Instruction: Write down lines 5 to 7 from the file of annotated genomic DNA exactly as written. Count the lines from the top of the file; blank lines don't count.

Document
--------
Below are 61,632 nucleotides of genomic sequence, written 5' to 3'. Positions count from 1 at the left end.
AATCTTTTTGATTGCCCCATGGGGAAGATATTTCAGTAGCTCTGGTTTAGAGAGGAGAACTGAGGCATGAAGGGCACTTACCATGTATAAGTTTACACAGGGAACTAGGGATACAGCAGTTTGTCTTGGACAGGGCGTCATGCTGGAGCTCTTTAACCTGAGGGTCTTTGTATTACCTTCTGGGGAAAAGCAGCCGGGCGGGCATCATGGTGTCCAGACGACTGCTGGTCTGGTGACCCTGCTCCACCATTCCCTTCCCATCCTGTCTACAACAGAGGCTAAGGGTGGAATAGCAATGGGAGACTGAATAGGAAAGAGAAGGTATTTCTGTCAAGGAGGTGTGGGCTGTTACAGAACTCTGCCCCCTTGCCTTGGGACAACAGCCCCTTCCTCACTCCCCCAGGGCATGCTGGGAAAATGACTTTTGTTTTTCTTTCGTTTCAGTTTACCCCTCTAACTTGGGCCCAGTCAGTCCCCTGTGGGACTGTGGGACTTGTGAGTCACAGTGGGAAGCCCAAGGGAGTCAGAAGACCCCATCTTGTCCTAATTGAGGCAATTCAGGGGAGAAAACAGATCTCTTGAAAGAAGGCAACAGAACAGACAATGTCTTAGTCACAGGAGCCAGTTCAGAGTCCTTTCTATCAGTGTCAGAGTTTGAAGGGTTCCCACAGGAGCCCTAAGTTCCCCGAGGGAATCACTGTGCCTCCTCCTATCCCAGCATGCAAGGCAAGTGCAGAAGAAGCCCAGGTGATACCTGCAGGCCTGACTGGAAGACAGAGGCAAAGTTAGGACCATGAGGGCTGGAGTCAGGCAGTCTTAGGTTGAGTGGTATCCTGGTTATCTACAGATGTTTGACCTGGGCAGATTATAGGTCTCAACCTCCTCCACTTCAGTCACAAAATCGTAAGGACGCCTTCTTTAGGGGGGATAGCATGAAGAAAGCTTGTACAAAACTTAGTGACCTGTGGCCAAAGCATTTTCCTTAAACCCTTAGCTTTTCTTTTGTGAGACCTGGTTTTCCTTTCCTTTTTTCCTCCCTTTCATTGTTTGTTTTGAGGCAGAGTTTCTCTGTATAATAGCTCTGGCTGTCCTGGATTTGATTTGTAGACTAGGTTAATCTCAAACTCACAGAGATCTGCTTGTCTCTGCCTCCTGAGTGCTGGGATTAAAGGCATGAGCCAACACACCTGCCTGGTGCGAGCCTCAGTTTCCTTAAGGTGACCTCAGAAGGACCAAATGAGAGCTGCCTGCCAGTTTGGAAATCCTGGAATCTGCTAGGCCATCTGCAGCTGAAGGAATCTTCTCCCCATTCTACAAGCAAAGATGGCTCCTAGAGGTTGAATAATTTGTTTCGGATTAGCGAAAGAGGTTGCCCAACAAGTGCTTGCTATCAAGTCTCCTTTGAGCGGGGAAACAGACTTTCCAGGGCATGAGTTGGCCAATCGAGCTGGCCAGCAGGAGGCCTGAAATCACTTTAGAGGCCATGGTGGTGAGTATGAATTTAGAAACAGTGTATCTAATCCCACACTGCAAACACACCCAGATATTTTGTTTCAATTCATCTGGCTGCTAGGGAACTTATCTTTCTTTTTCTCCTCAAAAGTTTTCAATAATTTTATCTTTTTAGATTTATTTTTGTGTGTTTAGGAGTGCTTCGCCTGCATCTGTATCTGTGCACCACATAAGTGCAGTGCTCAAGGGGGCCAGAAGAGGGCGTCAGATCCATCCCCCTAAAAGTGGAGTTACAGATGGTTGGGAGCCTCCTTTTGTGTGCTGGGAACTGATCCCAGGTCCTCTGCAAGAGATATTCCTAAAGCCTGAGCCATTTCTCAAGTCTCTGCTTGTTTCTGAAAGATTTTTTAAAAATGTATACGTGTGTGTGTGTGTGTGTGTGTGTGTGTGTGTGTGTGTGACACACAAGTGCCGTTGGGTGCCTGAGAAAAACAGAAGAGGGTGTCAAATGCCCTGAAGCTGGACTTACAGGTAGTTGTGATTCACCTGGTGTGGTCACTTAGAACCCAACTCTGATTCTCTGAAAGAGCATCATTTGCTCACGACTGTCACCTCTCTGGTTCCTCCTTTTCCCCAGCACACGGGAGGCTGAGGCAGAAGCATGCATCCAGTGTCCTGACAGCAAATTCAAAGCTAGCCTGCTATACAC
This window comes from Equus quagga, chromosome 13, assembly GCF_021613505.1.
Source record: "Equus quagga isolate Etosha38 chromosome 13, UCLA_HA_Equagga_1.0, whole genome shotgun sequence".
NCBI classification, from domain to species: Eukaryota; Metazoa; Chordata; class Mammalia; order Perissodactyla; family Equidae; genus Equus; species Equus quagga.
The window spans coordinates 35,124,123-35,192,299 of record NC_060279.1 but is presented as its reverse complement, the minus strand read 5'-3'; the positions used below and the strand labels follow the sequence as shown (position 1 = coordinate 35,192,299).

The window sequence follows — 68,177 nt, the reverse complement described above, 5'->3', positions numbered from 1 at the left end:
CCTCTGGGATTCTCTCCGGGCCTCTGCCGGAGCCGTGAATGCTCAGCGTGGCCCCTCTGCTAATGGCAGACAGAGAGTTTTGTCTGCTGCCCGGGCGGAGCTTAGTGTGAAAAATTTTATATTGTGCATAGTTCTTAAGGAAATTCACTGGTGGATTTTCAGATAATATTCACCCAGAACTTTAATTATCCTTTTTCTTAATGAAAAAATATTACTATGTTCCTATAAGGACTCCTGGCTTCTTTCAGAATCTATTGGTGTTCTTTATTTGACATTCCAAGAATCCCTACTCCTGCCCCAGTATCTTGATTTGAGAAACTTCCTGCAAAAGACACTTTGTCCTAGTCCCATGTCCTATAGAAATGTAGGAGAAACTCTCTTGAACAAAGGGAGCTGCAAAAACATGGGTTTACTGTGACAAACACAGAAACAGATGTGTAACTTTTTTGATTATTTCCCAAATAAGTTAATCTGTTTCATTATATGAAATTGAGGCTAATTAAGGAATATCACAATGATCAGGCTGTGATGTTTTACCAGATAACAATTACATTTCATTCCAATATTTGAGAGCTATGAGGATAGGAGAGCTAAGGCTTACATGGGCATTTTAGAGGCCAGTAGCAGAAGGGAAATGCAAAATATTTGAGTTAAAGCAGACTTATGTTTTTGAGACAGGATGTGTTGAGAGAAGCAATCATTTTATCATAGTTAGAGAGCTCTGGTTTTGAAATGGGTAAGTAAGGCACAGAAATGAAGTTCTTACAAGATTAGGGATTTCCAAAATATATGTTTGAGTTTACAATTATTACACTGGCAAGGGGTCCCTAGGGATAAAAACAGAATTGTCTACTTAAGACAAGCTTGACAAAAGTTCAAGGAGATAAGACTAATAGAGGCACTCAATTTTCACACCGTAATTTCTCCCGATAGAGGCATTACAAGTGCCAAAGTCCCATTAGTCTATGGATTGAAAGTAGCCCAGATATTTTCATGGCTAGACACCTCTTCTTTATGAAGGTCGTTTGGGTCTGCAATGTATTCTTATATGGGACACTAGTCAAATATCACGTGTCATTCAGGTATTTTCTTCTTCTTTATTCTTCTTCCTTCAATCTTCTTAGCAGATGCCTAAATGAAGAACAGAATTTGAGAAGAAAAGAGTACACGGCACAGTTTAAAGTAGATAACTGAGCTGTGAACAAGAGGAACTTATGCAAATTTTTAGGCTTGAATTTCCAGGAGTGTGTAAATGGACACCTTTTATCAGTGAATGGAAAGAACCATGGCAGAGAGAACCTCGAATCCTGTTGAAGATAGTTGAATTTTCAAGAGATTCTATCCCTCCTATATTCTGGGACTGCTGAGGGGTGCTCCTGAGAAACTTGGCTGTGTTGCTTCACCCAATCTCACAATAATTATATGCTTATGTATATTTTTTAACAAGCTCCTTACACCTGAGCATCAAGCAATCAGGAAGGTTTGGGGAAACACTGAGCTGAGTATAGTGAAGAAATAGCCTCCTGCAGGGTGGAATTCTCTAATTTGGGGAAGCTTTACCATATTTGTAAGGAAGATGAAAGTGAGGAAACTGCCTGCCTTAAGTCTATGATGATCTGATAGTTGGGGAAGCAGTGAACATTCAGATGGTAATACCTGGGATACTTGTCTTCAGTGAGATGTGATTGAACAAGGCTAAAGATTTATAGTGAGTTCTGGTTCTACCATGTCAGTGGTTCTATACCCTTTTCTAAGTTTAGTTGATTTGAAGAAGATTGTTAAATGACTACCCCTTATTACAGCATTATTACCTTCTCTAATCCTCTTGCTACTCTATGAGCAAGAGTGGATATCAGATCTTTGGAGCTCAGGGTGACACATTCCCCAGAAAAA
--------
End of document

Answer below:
NCBI classification, from domain to species: Eukaryota; Metazoa; Chordata; class Mammalia; order Perissodactyla; family Equidae; genus Equus; species Equus quagga.
The window spans coordinates 35,124,123-35,192,299 of record NC_060279.1 but is presented as its reverse complement, the minus strand read 5'-3'; the positions used below and the strand labels follow the sequence as shown (position 1 = coordinate 35,192,299).

The window sequence follows — 68,177 nt, the reverse complement described above, 5'->3', positions numbered from 1 at the left end: